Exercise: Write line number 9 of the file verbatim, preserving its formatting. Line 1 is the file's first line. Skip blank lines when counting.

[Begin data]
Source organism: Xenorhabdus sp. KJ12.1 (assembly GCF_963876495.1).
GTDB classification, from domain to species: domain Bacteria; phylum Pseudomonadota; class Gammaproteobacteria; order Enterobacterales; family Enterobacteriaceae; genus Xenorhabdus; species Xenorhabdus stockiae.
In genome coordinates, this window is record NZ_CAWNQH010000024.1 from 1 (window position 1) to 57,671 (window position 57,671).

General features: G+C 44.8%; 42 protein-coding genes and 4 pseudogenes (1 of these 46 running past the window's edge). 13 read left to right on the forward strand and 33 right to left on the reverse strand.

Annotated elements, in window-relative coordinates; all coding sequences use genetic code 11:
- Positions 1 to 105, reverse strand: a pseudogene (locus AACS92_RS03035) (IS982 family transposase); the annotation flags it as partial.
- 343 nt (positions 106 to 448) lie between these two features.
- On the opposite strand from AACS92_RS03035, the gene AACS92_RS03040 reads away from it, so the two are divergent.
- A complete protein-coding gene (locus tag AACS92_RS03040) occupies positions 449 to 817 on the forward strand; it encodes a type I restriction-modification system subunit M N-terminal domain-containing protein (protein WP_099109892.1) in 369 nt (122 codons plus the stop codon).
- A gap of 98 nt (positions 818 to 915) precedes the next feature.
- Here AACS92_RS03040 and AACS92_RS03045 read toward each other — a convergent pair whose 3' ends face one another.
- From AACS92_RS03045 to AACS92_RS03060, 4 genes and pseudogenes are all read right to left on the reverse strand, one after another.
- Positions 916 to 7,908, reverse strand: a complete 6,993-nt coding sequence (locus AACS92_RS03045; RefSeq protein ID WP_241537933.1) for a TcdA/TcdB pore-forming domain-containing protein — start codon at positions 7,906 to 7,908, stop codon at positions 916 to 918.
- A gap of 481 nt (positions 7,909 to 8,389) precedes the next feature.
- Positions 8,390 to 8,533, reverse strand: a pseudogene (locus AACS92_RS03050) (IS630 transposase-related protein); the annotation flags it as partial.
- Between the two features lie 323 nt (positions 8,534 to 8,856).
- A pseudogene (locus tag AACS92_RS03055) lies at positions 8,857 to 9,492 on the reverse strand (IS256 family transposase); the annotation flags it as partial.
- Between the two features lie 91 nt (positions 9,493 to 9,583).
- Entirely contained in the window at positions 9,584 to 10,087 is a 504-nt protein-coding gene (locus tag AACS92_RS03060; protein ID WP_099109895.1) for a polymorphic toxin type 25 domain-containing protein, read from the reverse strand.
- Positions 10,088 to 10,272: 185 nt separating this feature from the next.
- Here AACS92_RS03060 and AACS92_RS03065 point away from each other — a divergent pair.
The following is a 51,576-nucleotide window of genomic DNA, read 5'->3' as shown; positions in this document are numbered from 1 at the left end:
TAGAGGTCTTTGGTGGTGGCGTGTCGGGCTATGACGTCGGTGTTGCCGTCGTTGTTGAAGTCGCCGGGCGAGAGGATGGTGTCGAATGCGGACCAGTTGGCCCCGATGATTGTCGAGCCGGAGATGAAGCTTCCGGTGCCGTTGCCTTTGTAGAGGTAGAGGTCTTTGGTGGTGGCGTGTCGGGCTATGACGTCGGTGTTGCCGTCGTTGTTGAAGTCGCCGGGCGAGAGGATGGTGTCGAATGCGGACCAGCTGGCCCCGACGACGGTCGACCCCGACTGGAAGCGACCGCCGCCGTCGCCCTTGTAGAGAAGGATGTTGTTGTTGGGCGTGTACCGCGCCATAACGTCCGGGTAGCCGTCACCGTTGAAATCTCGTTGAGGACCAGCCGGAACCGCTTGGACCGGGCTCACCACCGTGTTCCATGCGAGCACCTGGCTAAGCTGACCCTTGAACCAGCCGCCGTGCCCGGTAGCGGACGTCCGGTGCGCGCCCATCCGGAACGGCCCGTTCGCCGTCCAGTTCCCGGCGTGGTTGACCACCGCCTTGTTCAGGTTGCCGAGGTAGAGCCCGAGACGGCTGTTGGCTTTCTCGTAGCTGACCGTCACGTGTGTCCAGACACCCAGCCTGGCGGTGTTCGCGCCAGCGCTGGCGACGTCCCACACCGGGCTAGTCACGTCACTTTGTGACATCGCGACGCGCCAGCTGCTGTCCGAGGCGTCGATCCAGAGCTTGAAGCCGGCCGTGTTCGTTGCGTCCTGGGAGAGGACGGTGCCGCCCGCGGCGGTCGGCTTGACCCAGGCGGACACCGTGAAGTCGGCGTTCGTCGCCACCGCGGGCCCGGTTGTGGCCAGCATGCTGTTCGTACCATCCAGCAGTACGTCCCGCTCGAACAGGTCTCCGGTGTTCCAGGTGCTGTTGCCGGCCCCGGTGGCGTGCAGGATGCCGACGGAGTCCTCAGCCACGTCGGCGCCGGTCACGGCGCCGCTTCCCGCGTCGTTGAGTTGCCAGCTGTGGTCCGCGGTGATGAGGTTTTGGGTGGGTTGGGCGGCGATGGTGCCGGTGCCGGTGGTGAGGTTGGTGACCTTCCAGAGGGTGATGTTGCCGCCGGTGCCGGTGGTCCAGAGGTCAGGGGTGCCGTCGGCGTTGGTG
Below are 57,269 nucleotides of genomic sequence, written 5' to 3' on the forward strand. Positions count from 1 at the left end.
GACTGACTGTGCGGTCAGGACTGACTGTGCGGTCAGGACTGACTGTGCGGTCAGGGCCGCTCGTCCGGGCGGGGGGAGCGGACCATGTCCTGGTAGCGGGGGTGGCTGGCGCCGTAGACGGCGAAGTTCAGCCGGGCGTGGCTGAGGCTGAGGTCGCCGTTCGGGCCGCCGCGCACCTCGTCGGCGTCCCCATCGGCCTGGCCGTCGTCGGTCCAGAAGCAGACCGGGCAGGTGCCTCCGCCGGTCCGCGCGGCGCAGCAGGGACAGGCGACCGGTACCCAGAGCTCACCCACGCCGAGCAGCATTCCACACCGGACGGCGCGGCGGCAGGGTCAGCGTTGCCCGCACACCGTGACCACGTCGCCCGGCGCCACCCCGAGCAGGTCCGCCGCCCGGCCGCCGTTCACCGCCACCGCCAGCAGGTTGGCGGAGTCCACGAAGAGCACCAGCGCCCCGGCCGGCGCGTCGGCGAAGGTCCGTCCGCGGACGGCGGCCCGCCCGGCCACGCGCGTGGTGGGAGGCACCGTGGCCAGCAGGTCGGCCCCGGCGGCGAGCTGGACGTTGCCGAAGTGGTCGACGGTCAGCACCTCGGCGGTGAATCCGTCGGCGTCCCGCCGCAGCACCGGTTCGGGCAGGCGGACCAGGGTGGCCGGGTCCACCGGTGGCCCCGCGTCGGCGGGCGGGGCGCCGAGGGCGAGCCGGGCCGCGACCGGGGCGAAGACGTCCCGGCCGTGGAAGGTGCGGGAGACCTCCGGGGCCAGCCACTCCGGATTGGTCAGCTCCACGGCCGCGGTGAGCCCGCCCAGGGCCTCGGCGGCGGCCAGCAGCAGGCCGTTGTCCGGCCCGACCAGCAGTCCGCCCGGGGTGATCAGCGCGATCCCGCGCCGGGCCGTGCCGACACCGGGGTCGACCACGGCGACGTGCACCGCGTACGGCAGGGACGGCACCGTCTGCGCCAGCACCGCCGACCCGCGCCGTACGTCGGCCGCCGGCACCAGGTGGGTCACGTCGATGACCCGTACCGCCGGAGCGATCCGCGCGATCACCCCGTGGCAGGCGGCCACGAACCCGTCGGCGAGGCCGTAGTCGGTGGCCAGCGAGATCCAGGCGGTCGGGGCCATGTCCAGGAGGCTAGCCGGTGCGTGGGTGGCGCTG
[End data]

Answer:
- A complete protein-coding gene (locus tag AACS92_RS03040) occupies positions 449 to 817 on the forward strand; it encodes a type I restriction-modification system subunit M N-terminal domain-containing protein (protein WP_099109892.1) in 369 nt (122 codons plus the stop codon).